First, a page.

Britain has deployed Royal Marines to help with devastating floods after what officials say is likely the worst winter rainfall in 250 years The Telegraph (Australia) Flood Devastation as UK suffers worst winter rainfall in 250 years. Friday, 7th February 2014
So what happened 100, 250, 500, 750, 1000 years ago? Did they have exceptional winters, storms and flooding?
I have chosen the following to match within a three year window, however only a small portion of ‘weather’ has been measured in scales or to a single degree, let alone tenths of a degree. The website Booty does a wonderful job of collating many of these records for the British Isles into a seamless chronological list which I quote from below.
1. A very WET March across England & Wales….within the ‘top-10’ of wet Marches in that series. The WET weather was particularly a problem for East Anglia, with local anomalies of around 200% leading to much FLOODING. In London, it was the WETTEST March until 1947.
1. 28th December: HEAVY SNOW event over England. SNOW, very thick and of an ‘unusual’ size (?) caused damage to many trees. At Chipping Campden, Gloucestershire HEAVY SNOW fell for 4 hours amounting to a depth of 18cm.
1. The WETTEST winter in the EWP series (as at 1999) with 423mm for December, January and February. At Coulsdon (Surrey) the total was some 500mm.
A notably WET winter…374mm for December, January and February… notably WET February across England & Wales.
1. A WIDESPREAD SEVERE NORTHERLY GALE (STORM TO SEVERE STORM-FORCE in southeast England) & associated BLIZZARD affected much of East Anglia, the east & south Midlands, parts of Southeast England & the West of England/West Country…Large numbers of trees brought down…HIGH WINDS/northerly (over eastern areas to at least Beaufort Force 9 or 10, with Kew Observatory reporting Force 11 for a short time early evening of the 28th as the parent low moved NE across SE England and onto the Netherlands by the 29th**)….Much DISRUPTION to transport, both road & railway, across the southeastern ‘quadrant’ of England – also large number of telephone / telegraph lines cut due to weight of snow. (**lowest PRESSURE estimated for this system 968mbar in Lyme Bay at 0100GMT on the 28th.)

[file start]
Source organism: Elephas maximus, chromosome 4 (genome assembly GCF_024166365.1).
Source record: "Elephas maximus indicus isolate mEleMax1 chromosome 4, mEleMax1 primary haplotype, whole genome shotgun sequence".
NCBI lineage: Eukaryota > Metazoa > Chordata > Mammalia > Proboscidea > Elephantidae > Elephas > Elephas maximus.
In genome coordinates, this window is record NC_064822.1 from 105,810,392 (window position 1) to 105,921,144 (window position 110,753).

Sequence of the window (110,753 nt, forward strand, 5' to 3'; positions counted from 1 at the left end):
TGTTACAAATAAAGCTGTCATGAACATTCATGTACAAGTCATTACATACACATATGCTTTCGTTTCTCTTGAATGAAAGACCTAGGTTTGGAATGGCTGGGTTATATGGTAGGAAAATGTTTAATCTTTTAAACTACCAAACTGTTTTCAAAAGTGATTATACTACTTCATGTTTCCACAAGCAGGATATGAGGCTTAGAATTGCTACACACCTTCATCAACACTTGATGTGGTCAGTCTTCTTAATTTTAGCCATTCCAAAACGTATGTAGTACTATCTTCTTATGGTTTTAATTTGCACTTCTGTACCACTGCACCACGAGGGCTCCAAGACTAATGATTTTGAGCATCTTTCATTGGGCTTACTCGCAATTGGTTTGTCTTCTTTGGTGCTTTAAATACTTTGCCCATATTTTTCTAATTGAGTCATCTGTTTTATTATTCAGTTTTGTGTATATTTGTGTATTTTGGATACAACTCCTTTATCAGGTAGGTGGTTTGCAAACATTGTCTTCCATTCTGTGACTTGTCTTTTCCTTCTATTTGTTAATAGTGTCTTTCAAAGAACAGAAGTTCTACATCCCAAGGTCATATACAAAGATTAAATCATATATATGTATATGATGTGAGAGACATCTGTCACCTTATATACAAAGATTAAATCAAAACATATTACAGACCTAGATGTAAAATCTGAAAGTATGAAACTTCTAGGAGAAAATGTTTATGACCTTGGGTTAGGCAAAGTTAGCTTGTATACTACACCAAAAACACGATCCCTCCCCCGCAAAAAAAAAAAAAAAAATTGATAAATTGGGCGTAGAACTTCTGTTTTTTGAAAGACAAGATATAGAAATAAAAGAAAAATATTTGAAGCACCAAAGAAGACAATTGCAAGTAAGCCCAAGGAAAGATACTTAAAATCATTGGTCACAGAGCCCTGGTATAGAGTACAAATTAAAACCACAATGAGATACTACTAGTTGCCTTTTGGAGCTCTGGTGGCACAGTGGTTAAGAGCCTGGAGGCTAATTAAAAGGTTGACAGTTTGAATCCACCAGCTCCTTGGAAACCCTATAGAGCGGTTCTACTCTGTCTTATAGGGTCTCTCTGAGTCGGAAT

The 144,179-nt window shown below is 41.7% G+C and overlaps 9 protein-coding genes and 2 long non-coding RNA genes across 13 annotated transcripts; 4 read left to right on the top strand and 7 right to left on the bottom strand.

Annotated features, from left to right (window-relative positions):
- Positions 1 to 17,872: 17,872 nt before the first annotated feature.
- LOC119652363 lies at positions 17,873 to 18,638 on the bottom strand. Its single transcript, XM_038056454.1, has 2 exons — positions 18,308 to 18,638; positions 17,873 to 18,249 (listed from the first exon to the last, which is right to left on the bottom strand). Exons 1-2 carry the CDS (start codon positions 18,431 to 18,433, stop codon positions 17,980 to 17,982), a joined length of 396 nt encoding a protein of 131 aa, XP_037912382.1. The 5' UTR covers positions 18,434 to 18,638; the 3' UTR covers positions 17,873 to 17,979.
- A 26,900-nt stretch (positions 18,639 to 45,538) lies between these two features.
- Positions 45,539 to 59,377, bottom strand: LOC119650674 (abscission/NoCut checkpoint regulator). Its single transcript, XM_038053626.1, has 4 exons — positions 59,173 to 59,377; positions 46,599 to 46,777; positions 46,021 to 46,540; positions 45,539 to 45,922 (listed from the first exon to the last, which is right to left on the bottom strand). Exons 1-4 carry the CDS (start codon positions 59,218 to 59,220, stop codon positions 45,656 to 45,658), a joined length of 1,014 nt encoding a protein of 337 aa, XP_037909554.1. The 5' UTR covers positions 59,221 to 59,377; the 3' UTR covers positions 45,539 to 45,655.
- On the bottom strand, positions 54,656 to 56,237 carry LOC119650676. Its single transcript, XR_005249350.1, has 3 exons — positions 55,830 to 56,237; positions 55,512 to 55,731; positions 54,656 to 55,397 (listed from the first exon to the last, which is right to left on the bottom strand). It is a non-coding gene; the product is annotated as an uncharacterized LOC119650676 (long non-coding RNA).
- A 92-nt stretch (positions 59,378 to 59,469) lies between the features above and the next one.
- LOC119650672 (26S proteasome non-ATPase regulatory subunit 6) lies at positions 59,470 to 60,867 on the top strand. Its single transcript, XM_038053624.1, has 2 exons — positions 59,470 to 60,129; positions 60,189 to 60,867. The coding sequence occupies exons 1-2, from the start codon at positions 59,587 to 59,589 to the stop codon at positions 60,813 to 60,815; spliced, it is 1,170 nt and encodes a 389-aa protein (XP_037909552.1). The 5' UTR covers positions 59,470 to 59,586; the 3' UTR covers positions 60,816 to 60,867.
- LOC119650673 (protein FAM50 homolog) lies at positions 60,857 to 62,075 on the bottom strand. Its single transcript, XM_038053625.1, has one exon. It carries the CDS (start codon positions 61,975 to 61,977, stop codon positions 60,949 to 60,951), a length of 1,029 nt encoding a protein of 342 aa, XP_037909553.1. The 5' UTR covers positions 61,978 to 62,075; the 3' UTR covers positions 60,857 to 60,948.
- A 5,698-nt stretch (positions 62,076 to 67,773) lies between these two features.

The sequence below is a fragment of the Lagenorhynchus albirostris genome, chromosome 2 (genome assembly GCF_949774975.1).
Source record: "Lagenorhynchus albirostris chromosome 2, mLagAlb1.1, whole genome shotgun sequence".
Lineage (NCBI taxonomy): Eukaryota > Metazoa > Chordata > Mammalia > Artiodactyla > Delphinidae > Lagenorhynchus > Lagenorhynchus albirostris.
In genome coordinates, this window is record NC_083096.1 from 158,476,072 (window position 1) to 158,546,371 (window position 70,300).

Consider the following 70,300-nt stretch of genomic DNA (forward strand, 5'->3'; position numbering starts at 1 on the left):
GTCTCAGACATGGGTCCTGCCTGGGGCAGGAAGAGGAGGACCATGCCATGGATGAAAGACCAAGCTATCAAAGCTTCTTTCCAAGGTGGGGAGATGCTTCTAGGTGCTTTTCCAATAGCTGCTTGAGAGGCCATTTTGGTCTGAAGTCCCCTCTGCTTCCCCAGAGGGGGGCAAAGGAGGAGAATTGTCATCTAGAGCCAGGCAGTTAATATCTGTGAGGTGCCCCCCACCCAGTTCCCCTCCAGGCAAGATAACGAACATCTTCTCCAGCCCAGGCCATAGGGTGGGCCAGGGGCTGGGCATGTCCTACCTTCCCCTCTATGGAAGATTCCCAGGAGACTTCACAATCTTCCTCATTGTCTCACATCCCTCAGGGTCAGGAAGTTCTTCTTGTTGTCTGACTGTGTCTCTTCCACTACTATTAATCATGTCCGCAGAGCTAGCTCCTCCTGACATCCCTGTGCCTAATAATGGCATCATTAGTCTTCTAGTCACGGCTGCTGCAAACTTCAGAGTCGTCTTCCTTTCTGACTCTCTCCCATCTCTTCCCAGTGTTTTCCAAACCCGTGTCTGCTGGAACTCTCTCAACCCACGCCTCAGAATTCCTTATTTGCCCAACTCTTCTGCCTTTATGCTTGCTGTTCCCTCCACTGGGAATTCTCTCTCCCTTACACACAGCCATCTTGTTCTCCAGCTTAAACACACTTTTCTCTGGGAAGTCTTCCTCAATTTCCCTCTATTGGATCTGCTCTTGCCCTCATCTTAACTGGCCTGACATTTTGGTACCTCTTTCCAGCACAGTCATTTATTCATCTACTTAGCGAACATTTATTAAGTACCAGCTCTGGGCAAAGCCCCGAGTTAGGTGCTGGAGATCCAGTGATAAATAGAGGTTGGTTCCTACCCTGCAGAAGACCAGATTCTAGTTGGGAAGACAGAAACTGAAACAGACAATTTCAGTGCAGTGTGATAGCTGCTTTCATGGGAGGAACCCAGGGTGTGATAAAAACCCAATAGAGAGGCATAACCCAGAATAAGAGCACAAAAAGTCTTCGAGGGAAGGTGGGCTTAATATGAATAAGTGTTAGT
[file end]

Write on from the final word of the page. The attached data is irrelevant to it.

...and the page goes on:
1. On the 11th in 1916, 208.3 mm of RAIN fell at Kinlochewe (Kinlochquoich / western Scotland). At the time, the highest 24hr rainfall recorded in the British Isles, and now amongst the top 6 or 7 such events – still (at 2005) the HIGHEST for October.
A very wet summer across England & Wales. The anomaly is given by Lamb (in CHMW) as 181% of LTA (1916-1950), and he ranks it as the second wettest in the rain-gauge record…across Scotland, there are reports of a ‘Great drought’ during the summer…Thames flooded (possibly a fluvial event autumn / winter?).
A severe winter in western Europe, including many parts of Britain. (Easton, in CHMW/Lamb). From (LWH) “Thames frozen” in January 1514: carts crossed from Lambeth to Westminster. This would imply extended period(s) of sub-zero temperatures, together with persistent, and perhaps strong east winds.
1264 (May to October)
Eleanor of Provence (Queen-Consort to Henry III) was frustrated by ‘bad weather’ (dates not known, but has to be late summer / early autumn 1264) in her attempt to bring troops to the aid of her husband’s cause. The Queen’s fleet was trapped by frequent spells of high wind at Sluis, Flanders…before it could cross to the Kent coast.
According to Lamb, the 13th century experienced the highest number (by some margin) of “severe sea floods” along North Sea & English Channel coasts. Although the climate across NW Europe was still generally benign (indeed, the peak of warmth of the Medieval Age may have occurred in this century), from the middle of the 13th century, an increase in ‘unsettled’ weather events has been detected by some researchers; the first signs of the descent into the ‘Little Ice Age’. It is indeed possible that the increased storminess was concentrated in the second half of the 13th century
“St. Michael’s day Flood”; Possible major flood due storm-surge (or some have “tsunami”) occurred on ‘St. Michael’s Day, which is September 29th (OS) in the western / Christian calendar. (Note that Dutch chronicles have this as September 28th). Great damage to coastal communities along the English south coast & given the impact on the eastern side of the southern North Sea, surely had a significant effect on the English side of that water.)
[ http://www.soton.ac.uk/~imw/chestorm.htm ]
AD 763/4 [noted as “Winter & later]
The winter is noted as being ‘severe’ .. and was followed by a ” long and terrible drought ” .. in the spring/summer of 764: suggests abnormally persistent blocking / high pressure situation (at least, ‘abnormal’ in length of persistence in the same ‘phase’), with the primary jet perhaps shunted well to the south. Some sources note ‘great snow’, with an ‘intense’ frost. In ‘London Weather’ entry, …. “one of the severest winters known in history”. (Probably affected large areas of continental Europe, again suggesting a ‘Scandinavian High’ situation.)
By this time, the storminess of the latter part of the 5th Century (q.v.) had ‘re-arranged’ some coastal alignment in East Anglia. A sea-level rise noted, BUT, Lamb considers that this may have more to do with reporting of increased frequency of inland storm-driven surges, rather than a general world-wide sea level rise. Also note that evidence of significant rise in peat bog deposits by or around this time: therefore implies greater ‘wetness’ (and presumably cyclonicity).